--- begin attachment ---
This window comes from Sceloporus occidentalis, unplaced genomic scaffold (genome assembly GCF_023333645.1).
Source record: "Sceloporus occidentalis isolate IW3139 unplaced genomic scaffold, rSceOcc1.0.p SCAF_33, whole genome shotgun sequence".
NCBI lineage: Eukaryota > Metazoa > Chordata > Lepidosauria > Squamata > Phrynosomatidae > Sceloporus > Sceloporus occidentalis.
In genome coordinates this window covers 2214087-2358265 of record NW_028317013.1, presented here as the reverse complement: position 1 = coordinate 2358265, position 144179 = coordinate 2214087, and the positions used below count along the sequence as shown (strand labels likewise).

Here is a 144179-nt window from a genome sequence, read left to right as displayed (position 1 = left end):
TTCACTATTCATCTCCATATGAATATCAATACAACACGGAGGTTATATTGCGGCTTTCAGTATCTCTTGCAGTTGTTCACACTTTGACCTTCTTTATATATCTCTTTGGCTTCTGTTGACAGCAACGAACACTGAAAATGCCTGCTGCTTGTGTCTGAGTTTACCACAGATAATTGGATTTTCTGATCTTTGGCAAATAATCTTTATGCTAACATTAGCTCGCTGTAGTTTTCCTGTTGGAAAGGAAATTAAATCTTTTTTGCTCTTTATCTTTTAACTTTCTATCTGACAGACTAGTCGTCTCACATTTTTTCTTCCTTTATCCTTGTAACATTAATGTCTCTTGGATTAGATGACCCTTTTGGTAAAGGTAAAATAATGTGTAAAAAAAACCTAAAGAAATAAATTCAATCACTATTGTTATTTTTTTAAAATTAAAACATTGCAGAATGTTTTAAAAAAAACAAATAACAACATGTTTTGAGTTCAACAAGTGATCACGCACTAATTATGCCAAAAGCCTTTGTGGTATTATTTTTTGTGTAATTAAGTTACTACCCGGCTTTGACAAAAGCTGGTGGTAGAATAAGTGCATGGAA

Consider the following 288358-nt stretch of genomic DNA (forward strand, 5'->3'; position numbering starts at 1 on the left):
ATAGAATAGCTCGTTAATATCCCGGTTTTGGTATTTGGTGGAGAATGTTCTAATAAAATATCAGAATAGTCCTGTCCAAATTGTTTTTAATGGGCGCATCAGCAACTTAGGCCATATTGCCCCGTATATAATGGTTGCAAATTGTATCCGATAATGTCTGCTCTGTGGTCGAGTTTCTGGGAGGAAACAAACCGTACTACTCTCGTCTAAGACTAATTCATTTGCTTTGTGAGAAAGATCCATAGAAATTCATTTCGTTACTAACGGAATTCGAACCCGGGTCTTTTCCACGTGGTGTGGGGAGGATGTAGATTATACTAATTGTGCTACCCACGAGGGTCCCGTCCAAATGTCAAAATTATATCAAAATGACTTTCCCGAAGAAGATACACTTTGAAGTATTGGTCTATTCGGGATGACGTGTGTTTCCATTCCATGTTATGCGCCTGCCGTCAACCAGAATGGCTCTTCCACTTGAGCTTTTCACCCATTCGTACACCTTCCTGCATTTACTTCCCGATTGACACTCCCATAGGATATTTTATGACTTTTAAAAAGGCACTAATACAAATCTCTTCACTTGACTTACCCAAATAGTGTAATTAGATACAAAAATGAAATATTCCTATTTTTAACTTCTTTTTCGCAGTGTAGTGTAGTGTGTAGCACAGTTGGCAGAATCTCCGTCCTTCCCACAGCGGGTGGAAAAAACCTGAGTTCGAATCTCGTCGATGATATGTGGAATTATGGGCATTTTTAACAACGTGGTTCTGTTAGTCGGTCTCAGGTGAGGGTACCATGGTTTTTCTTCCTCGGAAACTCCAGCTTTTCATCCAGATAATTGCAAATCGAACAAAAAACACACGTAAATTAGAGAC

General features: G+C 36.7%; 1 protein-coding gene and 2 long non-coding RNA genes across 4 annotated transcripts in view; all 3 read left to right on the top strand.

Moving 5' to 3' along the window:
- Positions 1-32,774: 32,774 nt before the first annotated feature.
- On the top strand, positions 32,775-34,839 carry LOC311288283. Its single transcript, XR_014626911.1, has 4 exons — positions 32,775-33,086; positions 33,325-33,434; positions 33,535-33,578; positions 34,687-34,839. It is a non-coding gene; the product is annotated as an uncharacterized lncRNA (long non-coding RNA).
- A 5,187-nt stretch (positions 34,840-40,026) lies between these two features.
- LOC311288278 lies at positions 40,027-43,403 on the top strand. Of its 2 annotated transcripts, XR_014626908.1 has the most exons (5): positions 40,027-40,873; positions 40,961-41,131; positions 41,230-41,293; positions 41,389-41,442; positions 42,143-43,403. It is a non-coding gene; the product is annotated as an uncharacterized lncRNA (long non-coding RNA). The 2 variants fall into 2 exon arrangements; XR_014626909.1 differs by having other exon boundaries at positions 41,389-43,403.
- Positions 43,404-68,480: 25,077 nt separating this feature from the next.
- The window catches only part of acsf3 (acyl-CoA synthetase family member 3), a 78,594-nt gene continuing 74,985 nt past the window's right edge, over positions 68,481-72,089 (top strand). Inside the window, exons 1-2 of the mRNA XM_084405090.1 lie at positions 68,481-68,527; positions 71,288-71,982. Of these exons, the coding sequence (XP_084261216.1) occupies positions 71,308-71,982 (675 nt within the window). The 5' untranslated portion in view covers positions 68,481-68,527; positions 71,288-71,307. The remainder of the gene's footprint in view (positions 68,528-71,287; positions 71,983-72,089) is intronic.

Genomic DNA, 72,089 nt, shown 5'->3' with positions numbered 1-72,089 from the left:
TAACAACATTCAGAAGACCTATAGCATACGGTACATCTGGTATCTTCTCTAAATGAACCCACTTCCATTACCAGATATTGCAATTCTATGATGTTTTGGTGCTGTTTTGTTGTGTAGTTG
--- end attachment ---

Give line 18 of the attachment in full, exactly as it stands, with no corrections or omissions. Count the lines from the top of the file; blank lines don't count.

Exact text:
TAACAACATTCAGAAGACCTATAGCATACGGTACATCTGGTATCTTCTCTAAATGAACCCACTTCCATTACCAGATATTGCAATTCTATGATGTTTTGGTGCTGTTTTGTTGTGTAGTTG